In 2014 it inaugurated one of the biggest engineering feats in history, the £48bn South-North Water Diversion, a huge web of canals and reservoirs built to shift trillions of gallons of water each year from southern China to its water-deprived north.

The project, first conceived by Mao but only approved in 2002, was plagued by criticism of its massive price-tag and impact on nature and people, hundreds of thousands of whom were forced from their homes as a result.

Perhaps the greater hurdle facing the Siberia-Gansu pipeline is convincing Russia to part with its water. Wang Hao, head of the China institute of water resources and hydro-power research, told the Global Times it would hinge on “political and diplomatic issues”.

Li, the academic, conceded more research was needed but said action was needed to address China’s water shortage.

“The government should attach great importance to water resources of which there is a severe scarcity … and for which there are no alternatives.”

Additional reporting by Wang Zhen

This entry was posted in China - Russia relationship, Môi trường - Environment, Quản lý nước - water management and tagged , , by Trần Đình Hoành. Bookmark the permalink.

About Trần Đình Hoành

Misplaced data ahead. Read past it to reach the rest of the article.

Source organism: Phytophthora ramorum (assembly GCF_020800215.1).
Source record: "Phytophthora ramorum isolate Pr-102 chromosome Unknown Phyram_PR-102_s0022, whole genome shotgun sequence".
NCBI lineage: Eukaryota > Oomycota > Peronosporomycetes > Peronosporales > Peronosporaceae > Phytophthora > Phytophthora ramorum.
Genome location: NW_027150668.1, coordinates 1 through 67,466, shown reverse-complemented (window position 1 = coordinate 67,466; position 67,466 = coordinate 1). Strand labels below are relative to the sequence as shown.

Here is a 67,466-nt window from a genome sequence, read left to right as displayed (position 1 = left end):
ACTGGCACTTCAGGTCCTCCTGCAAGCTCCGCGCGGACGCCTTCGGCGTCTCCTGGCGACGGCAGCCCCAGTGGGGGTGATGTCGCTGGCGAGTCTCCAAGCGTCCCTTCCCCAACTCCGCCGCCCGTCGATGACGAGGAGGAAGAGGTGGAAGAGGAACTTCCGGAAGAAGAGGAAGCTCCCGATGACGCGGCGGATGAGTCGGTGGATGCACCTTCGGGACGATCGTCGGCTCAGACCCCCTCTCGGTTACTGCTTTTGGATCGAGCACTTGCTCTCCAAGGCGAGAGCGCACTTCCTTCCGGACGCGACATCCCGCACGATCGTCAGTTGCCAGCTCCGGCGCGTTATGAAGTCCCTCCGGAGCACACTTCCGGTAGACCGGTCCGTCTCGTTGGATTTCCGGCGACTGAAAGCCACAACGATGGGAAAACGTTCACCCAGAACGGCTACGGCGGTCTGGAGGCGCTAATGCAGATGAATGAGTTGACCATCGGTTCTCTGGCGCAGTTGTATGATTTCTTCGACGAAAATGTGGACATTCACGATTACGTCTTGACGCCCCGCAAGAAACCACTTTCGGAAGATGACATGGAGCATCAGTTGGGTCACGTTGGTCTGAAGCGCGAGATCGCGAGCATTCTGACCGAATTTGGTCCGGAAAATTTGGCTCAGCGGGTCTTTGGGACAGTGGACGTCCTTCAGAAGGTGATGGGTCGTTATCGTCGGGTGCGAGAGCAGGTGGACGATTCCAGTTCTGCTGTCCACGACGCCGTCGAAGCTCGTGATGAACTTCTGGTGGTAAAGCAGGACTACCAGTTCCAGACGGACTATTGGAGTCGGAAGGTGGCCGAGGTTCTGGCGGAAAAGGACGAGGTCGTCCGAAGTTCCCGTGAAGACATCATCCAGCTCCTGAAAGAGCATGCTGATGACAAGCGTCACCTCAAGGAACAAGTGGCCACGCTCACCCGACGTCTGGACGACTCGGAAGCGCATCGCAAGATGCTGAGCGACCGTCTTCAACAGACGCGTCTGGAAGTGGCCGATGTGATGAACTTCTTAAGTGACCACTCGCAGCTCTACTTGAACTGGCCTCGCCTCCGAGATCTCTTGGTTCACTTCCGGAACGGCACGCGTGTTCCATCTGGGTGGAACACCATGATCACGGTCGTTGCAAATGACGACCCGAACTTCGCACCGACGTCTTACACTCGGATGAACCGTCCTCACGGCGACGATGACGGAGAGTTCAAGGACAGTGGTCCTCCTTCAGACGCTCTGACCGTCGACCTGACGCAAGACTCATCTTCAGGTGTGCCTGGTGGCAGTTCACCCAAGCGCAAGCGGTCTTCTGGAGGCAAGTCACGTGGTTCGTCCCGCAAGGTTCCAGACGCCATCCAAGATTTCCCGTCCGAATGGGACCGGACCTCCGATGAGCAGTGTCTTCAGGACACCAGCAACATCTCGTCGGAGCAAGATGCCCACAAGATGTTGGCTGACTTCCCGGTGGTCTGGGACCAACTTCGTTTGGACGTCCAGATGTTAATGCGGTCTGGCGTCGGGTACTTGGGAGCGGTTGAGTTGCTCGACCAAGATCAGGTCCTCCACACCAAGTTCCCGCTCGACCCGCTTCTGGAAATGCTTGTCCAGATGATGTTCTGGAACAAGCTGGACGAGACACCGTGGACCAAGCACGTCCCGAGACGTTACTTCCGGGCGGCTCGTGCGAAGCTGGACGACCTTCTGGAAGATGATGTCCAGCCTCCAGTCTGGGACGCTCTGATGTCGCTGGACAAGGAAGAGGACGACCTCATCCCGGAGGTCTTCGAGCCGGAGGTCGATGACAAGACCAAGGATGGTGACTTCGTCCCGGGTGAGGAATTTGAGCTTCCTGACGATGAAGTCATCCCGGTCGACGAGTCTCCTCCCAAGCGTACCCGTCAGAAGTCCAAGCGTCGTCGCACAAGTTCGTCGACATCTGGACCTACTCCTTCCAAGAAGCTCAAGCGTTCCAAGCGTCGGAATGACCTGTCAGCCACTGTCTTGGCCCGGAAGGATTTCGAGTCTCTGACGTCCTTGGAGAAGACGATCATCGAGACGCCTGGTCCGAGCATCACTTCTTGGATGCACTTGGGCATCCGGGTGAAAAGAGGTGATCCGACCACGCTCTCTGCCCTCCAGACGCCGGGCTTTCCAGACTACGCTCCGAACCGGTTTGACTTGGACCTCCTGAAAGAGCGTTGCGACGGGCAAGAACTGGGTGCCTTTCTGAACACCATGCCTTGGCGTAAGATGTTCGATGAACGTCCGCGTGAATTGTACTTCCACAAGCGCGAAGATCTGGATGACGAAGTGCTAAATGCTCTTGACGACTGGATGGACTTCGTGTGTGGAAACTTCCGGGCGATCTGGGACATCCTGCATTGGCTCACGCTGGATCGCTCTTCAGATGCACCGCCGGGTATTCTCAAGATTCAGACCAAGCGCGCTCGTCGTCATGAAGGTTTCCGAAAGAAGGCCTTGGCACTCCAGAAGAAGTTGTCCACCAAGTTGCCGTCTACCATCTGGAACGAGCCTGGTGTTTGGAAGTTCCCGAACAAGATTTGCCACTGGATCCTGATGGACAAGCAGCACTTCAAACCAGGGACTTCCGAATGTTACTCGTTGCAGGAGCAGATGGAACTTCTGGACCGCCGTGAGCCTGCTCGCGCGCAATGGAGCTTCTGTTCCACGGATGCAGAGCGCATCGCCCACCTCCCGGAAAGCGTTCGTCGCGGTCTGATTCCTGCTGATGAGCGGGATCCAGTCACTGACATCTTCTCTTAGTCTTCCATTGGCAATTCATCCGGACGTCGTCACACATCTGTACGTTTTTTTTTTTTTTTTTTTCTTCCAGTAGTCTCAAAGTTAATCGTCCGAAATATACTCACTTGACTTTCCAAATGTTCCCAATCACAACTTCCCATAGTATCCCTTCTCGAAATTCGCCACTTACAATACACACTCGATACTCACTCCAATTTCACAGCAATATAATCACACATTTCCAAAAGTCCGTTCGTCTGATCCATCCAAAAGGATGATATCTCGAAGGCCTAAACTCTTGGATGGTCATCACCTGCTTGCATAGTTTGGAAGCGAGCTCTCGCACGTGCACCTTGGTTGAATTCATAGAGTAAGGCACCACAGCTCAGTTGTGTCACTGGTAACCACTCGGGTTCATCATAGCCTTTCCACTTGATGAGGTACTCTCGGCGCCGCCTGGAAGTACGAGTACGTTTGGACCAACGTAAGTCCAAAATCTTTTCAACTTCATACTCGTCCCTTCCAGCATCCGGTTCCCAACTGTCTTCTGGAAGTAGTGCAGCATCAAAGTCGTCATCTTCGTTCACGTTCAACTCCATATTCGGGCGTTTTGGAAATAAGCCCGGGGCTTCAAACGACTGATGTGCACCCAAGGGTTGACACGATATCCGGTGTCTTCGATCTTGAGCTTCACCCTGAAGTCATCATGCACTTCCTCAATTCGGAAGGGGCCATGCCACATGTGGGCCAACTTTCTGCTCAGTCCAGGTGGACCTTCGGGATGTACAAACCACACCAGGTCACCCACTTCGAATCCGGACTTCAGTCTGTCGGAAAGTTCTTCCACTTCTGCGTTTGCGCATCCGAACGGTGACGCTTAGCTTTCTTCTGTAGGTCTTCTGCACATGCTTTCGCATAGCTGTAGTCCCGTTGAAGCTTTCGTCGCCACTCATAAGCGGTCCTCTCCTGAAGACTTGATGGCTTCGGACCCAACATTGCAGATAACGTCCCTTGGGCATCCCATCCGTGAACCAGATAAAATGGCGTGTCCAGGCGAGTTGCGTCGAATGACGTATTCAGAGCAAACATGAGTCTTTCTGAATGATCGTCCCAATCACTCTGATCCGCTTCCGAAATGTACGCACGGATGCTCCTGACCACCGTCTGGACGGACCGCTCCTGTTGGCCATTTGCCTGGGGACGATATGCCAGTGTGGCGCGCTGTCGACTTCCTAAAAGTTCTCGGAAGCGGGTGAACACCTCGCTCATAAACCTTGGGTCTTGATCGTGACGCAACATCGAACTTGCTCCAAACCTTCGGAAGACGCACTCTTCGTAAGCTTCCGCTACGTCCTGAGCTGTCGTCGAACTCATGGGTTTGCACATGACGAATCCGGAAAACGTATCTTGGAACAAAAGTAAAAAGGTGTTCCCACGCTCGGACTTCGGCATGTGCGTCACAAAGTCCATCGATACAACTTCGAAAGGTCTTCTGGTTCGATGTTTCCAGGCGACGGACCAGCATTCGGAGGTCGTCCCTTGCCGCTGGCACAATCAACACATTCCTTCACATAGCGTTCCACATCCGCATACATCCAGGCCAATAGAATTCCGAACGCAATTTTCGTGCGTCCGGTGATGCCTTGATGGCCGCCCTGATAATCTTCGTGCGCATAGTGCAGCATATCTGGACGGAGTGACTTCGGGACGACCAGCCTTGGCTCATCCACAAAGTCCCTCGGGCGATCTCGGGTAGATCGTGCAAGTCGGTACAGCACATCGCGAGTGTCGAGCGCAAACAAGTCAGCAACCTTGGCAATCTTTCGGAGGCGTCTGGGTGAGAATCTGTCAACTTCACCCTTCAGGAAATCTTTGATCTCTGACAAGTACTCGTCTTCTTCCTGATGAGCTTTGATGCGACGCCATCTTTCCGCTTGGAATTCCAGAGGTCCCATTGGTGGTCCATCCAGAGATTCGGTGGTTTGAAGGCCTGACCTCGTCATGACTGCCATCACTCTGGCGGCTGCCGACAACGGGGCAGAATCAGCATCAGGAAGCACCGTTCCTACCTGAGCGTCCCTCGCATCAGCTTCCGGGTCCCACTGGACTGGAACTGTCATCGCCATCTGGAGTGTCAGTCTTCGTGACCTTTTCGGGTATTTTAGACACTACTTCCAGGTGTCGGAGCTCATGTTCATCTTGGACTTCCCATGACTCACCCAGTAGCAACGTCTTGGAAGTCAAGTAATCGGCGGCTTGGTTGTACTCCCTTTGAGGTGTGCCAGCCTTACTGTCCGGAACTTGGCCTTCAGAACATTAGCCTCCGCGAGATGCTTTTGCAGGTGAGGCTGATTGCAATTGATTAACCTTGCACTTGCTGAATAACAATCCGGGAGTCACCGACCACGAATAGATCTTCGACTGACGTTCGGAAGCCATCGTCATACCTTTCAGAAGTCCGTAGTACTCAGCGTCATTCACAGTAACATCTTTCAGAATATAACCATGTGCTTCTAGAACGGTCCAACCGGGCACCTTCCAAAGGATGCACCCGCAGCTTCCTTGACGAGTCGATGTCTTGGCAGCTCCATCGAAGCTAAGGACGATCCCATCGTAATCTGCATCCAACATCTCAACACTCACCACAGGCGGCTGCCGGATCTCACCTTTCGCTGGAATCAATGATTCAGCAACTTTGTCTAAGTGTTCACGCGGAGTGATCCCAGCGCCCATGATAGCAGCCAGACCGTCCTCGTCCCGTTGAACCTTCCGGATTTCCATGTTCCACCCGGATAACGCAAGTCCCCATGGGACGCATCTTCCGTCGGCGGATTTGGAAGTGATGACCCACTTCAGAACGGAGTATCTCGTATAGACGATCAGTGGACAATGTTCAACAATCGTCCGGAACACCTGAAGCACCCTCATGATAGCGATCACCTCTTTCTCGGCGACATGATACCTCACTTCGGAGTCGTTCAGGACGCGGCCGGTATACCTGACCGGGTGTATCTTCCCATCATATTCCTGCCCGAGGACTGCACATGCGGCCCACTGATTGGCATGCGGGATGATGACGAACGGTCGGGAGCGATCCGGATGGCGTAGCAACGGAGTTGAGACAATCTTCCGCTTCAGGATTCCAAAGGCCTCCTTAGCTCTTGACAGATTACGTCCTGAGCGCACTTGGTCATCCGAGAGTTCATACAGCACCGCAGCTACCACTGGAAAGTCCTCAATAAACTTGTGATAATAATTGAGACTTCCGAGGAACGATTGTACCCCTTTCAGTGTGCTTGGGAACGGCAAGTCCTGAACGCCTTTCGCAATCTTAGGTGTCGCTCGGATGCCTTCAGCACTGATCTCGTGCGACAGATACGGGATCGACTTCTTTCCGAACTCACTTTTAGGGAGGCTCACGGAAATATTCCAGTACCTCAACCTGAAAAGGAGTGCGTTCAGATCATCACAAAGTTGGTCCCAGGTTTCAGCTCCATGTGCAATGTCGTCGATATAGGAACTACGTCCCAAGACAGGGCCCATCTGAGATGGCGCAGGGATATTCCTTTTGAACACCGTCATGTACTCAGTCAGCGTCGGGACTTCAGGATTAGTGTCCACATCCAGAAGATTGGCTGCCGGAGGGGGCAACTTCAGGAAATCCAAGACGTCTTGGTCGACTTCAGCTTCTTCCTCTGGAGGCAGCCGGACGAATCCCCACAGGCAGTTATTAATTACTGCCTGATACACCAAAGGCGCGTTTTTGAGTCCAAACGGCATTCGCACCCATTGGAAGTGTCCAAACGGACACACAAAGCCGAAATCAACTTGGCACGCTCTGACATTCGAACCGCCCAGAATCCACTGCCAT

I am an attorney in the Washington DC area, with a Doctor of Law in the US, attended the master program at the National School of Administration of Việt Nam, and graduated from Sài Gòn University Law School. I aso studied philosophy at the School of Letters in Sài Gòn. I have worked as an anti-trust attorney for Federal Trade Commission and a litigator for a fortune-100 telecom company in Washington DC. I have taught law courses for legal professionals in Việt Nam and still counsel VN government agencies on legal matters. I have founded and managed businesses for me and my family, both law and non-law. I have published many articles on national newspapers and radio stations in Việt Nam. In 1989 I was one of the founding members of US-VN Trade Council, working to re-establish US-VN relationship. Since the early 90's, I have established and managed VNFORUM and VNBIZ forum on VN-related matters; these forums are the subject of a PhD thesis by Dr. Caroline Valverde at UC-Berkeley and her book Transnationalizing Viet Nam. I translate poetry and my translation of "A Request at Đồng Lộc Cemetery" is now engraved on a stone memorial at Đồng Lộc National Shrine in VN. I study and teach the Bible and Buddhism. In 2009 I founded and still manage dotchuoinon.com on positive thinking and two other blogs on Buddhism. In 2015 a group of friends and I founded website CVD - Conversations on Vietnam Development (cvdvn.net). I study the art of leadership with many friends who are religious, business and government leaders from many countries. In October 2011 Phu Nu Publishing House in Hanoi published my book "Positive Thinking to Change Your Life", in Vietnamese (TƯ DUY TÍCH CỰC Thay Đổi Cuộc Sống). In December 2013 Phu Nu Publishing House published my book "10 Core Values for Success". I practice Jiu Jitsu and Tai Chi for health, and play guitar as a hobby, usually accompanying my wife Trần Lê Túy Phượng, aka singer Linh Phượng.